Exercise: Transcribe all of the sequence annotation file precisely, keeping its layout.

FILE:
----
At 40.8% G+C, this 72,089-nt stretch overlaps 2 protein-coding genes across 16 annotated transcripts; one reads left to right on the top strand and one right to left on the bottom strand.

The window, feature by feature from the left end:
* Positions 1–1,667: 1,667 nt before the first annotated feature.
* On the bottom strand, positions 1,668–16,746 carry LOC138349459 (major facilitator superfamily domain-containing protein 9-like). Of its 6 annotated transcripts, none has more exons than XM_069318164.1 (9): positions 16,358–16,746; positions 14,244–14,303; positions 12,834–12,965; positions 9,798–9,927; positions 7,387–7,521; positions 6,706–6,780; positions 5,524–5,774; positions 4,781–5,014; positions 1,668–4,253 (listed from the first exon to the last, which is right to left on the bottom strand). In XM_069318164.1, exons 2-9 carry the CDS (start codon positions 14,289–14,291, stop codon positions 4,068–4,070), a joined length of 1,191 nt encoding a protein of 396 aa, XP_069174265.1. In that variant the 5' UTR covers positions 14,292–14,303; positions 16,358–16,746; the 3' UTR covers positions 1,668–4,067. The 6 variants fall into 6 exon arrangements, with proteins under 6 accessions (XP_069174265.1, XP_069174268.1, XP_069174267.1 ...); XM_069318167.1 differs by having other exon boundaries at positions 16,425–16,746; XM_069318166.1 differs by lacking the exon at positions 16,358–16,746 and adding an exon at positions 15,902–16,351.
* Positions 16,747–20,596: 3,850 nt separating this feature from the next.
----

At 40.8% G+C, this 72,089-nt stretch overlaps 2 protein-coding genes across 16 annotated transcripts; one reads left to right on the top strand and one right to left on the bottom strand.

The window, feature by feature from the left end:
* Positions 1–1,667: 1,667 nt before the first annotated feature.
* On the bottom strand, positions 1,668–16,746 carry LOC138349459 (major facilitator superfamily domain-containing protein 9-like). Of its 6 annotated transcripts, none has more exons than XM_069318164.1 (9): positions 16,358–16,746; positions 14,244–14,303; positions 12,834–12,965; positions 9,798–9,927; positions 7,387–7,521; positions 6,706–6,780; positions 5,524–5,774; positions 4,781–5,014; positions 1,668–4,253 (listed from the first exon to the last, which is right to left on the bottom strand). In XM_069318164.1, exons 2-9 carry the CDS (start codon positions 14,289–14,291, stop codon positions 4,068–4,070), a joined length of 1,191 nt encoding a protein of 396 aa, XP_069174265.1. In that variant the 5' UTR covers positions 14,292–14,303; positions 16,358–16,746; the 3' UTR covers positions 1,668–4,067. The 6 variants fall into 6 exon arrangements, with proteins under 6 accessions (XP_069174265.1, XP_069174268.1, XP_069174267.1 ...); XM_069318167.1 differs by having other exon boundaries at positions 16,425–16,746; XM_069318166.1 differs by lacking the exon at positions 16,358–16,746 and adding an exon at positions 15,902–16,351.
* Positions 16,747–20,596: 3,850 nt separating this feature from the next.